Relaxation can also mean listening to music, stroking your pet, having a nap or reading a good book.
A meditation program will also prepare you to manage both physical and mental stress and will help to recharge your system.
The most important thing is to set aside time for it to happen.
How can I practise ‘realistic thinking’?
Beliefs and thoughts determine the intensity of our feelings when faced with a stressful situation. When we are experiencing extreme feelings of stress, it is often because we are having extreme thoughts. For example, extreme feelings of hopelessness and frustration can be a result of thinking, ‘I can’t stand it. I’m never going to get this done in time.’ As we overestimate the consequences of any event we become increasingly stressed.
To begin to think realistically try the following:
- Think about what is making you feel this way
- Question how likely it is that this will happen
- Ask what is the worst possible outcome
- Consider the likelihood of the outcome in the scheme of things-look at the ‘big picture.’
- This simple exercise can be helpful in changing the way we think, and therefore feel, in stressful situations
Can I re-organise my time?
We can reduce the amount of stress we experience by using our time and energy more effectively. A realistic list of things to do for the day is a good start. Allow ample time to get things on your list done. It is important to acknowledge that you can only do so much in a given period. Setting priorities and learning to slow down are essential ingredients in reducing your level of stress.
Are there real problems that I need to solve?
Often, we can identify a clear trigger for our stress, such as financial issues or relationship problems. If this is the case, structured problem solving can help. Write the problem down, and then brainstorm a list of possible solutions. Be creative – don’t worry if the solutions sound silly. Next, go through each solution in turn and write down the pros and cons of each one. This will help you to identify the best solution to your problem. Put the solution into action, and then evaluate it. If it hasn’t worked, try the next-best solution on your list.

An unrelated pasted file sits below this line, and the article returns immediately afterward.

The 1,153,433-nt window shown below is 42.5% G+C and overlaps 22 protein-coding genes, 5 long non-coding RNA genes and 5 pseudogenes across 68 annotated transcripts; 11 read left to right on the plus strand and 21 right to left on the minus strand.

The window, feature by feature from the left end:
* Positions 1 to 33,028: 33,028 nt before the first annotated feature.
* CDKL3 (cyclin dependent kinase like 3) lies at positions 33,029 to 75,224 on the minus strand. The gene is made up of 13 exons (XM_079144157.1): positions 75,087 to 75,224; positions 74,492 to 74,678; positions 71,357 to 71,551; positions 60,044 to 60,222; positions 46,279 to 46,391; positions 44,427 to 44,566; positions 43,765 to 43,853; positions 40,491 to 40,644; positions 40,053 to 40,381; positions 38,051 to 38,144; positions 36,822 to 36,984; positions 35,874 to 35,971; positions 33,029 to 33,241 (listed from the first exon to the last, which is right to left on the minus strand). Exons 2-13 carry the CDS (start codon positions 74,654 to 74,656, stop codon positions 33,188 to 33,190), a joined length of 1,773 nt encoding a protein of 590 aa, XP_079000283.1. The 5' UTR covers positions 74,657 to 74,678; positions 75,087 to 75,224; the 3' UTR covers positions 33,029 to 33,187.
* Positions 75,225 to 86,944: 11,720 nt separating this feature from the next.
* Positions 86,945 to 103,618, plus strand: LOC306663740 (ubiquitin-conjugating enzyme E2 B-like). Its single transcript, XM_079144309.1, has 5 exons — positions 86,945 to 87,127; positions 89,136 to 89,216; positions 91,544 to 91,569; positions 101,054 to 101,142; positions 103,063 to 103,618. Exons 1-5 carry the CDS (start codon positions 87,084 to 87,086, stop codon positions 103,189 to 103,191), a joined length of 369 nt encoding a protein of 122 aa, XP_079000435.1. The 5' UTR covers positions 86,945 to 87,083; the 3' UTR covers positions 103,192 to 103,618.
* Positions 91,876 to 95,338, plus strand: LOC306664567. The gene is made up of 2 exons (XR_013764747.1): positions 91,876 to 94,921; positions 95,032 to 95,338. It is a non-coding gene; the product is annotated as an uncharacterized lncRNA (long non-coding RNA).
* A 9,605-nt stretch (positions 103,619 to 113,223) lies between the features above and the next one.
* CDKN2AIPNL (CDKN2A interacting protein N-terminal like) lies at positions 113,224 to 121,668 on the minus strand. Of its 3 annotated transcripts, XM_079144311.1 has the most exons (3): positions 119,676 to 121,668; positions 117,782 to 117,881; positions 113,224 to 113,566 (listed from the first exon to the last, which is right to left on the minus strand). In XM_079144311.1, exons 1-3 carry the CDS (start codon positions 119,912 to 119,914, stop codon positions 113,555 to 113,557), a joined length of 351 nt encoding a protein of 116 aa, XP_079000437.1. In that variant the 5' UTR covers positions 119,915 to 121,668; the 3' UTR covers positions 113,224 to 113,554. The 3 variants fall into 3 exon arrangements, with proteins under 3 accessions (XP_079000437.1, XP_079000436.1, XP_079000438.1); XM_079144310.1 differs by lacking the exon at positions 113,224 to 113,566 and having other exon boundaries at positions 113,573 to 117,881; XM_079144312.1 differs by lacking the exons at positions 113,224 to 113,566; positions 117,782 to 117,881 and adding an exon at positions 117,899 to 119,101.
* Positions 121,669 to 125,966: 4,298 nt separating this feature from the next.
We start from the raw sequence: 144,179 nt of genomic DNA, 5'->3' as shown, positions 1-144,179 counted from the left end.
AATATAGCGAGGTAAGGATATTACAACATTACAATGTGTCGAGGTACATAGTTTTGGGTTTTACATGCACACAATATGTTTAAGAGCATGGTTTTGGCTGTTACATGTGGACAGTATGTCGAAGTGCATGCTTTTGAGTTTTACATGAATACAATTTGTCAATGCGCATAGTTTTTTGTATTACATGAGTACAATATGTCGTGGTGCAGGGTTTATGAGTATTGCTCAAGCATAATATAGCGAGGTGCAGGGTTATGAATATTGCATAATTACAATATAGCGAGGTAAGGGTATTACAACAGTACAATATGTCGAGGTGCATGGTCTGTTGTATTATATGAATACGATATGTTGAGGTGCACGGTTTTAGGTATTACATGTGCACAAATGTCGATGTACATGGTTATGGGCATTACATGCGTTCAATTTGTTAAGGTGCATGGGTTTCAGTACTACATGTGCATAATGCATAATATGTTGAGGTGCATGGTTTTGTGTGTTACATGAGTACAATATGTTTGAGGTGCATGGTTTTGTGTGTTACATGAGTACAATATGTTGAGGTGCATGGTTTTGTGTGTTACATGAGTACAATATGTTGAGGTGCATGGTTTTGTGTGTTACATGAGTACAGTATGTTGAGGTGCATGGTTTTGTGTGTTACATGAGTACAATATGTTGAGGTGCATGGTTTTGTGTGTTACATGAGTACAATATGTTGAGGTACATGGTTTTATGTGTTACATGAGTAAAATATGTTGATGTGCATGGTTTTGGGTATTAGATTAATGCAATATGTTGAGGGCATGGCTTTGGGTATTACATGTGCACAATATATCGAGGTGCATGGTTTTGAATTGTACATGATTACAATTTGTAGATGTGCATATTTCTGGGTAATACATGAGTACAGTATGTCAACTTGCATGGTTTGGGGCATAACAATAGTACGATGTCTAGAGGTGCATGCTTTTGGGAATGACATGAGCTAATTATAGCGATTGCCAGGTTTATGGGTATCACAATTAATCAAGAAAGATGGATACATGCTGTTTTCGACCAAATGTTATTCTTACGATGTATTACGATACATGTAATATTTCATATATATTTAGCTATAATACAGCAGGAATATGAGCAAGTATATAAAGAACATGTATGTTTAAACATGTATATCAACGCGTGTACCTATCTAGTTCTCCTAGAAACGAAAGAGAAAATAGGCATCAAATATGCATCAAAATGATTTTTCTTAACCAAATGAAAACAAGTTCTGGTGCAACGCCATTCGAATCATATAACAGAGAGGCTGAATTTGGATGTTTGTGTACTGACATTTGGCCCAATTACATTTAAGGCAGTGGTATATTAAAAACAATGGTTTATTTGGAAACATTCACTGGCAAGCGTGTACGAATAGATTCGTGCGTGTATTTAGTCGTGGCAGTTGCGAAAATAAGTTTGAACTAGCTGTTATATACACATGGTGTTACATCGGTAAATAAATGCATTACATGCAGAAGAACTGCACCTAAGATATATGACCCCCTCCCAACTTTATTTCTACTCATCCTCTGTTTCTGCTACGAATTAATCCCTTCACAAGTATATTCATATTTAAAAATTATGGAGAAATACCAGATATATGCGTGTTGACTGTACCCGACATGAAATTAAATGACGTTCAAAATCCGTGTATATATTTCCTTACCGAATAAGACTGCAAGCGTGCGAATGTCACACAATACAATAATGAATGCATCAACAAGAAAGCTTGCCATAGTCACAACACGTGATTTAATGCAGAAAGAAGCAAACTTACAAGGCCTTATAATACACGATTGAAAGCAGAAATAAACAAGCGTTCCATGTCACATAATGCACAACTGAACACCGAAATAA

Talk To Someone
We often cope better with our problems and life stresses by talking to and sharing our feelings with other people. This may be as simple as talking to your partner or best friend. Other people may find regular sessions with a counsellor, psychologist or psychiatrist helpful. Don’t let misconceptions about mental illness stop you from seeking help.
Where do I go for help?
Mental Health Information Line
1300 794 991
Anxiety Disorders Information Line
1300 794 992
Your local doctor (GP)
Translating & Interpreting Service
(TIS) 131 450
Please call the Mental Health Information Line through the Telephone Interpreter Service (TIS). Free to Australian citizens or permanent residents.
This information is for educational purposes. As neither brochures nor websites can diagnose people it is always important to obtain professional advice and/or help when needed.
This information may be reproduced with an acknowledgement to WayAhead – Mental Health Association.
The Association encourages feedback and welcomes comments about the information provided.